Katalin Kariko, Drew Weissman win Nobel Prize in medicine for their work in mRNA COVID-19 vaccines

Katalin Kariko and Drew Weissman received the Nobel Prize for Medicine for developing effective mRNA vaccines against COVID-19 since the pandemic started in 2020.

Katalin Kariko and Drew Weissman got the Nobel Prize for Medicine for developing effective mRNA vaccines against COVID-19 since the pandemic started in 2020. Photo Courtesy: The Nobel Prize X page

"Through their groundbreaking findings, which have fundamentally changed our understanding of how mRNA interacts with our immune system, the laureates contributed to the unprecedented rate of vaccine development during one of the greatest threats to human health in modern times," read a statement issued by the Nobel Assembly at Sweden’s Karolinska Institutet.

Karikó and Weissman noticed that dendritic cells recognize in vitro transcribed mRNA as a foreign substance, which leads to their activation and the release of inflammatory signaling molecules.

They wondered why the in vitro transcribed mRNA was recognized as foreign while mRNA from mammalian cells did not give rise to the same reaction. Karikó and Weissman realized that some critical properties must distinguish the different types of mRNA.

RNA contains four bases, abbreviated A, U, G, and C, corresponding to A, T, G, and C in DNA, the letters of the genetic code. Karikó and Weissman knew that bases in RNA from mammalian cells are frequently chemically modified, while in vitro transcribed mRNA is not.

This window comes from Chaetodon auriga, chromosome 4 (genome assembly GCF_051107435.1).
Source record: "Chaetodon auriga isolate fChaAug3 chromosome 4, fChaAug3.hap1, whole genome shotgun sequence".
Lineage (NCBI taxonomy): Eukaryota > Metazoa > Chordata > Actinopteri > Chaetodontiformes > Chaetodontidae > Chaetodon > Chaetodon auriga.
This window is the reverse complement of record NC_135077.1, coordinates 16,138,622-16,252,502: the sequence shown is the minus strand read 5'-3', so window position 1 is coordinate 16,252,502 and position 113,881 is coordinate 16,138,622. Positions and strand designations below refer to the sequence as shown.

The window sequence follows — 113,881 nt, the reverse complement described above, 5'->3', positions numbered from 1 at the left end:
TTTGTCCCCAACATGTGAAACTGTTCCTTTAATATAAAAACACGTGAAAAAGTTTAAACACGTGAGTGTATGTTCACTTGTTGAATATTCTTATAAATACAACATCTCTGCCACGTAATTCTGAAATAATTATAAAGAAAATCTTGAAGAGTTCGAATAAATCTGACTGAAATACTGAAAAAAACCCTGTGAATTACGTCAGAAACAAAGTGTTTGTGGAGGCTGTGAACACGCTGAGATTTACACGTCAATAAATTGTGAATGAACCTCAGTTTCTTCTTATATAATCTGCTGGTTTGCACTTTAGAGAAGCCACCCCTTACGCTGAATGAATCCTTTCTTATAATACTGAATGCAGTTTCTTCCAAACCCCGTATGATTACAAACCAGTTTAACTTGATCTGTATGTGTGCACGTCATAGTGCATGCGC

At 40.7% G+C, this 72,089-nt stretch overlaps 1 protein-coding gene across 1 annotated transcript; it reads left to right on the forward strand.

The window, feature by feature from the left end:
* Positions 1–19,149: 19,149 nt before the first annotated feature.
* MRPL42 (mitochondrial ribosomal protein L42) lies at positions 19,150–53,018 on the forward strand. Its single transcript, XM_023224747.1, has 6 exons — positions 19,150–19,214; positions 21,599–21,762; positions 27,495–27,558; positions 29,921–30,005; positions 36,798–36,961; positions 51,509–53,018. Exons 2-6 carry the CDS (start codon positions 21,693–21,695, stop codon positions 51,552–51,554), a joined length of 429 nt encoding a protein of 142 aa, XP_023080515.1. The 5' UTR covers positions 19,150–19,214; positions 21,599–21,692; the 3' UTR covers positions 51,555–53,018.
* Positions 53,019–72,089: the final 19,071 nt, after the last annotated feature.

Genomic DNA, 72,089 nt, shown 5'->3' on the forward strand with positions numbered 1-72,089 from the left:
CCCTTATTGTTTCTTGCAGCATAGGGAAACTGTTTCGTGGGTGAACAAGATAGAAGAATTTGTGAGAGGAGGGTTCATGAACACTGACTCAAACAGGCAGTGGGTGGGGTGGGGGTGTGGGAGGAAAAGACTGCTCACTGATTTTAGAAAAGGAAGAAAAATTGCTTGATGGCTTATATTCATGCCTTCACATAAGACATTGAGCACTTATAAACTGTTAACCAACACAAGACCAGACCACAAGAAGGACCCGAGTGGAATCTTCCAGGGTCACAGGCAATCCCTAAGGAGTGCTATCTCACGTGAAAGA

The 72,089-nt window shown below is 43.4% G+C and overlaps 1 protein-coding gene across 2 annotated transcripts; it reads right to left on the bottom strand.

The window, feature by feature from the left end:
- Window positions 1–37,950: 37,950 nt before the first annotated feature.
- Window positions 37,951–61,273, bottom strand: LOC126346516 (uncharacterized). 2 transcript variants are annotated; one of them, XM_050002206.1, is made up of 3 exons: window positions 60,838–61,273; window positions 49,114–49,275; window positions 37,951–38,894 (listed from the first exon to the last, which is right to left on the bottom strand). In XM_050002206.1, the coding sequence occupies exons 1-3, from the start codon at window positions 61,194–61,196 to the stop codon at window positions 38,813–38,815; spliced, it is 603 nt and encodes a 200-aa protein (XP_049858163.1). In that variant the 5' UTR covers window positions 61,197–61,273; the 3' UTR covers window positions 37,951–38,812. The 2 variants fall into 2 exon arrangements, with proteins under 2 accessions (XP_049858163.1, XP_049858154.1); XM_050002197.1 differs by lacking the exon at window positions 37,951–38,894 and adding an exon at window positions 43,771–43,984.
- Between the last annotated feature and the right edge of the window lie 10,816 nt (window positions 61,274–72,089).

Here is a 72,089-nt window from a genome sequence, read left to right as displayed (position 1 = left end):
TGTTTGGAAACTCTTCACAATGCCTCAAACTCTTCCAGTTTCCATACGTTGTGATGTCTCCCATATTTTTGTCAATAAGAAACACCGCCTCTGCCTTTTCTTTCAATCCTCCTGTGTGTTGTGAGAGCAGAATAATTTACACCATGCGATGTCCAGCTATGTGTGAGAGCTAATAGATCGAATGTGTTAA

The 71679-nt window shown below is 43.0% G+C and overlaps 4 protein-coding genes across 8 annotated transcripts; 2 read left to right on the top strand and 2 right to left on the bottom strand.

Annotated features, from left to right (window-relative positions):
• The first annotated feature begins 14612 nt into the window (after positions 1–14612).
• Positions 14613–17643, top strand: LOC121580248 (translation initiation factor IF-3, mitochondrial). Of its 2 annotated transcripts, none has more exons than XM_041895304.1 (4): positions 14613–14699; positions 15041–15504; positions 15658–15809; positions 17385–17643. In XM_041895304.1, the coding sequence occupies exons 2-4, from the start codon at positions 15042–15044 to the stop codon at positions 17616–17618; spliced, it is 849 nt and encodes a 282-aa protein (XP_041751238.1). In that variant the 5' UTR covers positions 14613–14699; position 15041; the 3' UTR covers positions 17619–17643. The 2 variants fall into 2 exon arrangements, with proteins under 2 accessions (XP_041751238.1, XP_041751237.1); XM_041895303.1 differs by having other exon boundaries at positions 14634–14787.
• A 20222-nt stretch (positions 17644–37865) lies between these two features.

They wondered if the absence of altered bases in the in vitro transcribed RNA could explain the unwanted inflammatory reaction.

To investigate this, they produced different variants of mRNA, each with unique chemical alterations in their bases, which they delivered to dendritic cells. The results were striking:

The inflammatory response was almost abolished when base modifications were included in the mRNA.

This was a paradigm change in our understanding of how cells recognize and respond to different forms of mRNA.

Karikó and Weissman immediately understood that their discovery had profound significance for using mRNA as therapy.

These seminal results were published in 2005, fifteen years before the COVID-19 pandemic.

In further studies published in 2008 and 2010, Karikó and Weissman showed that the delivery of mRNA generated with base modifications markedly increased protein production compared to unmodified mRNA.

The effect was due to the reduced activation of an enzyme that regulates protein production.

Through their discoveries that base modifications both reduced inflammatory responses and increased protein production, Karikó and Weissman had eliminated critical obstacles on the way to clinical applications of mRNA.

Interest in mRNA technology began to pick up, and in 2010, several companies were working on developing the method. Vaccines against Zika virus and MERS-CoV were pursued; the latter is closely related to SARS-CoV-2.

After the outbreak of the COVID-19 pandemic, two base-modified mRNA vaccines encoding the SARS-CoV-2 surface protein were developed at record speed.

Protective effects of around 95% were reported, and both vaccines were approved as early as December 2020.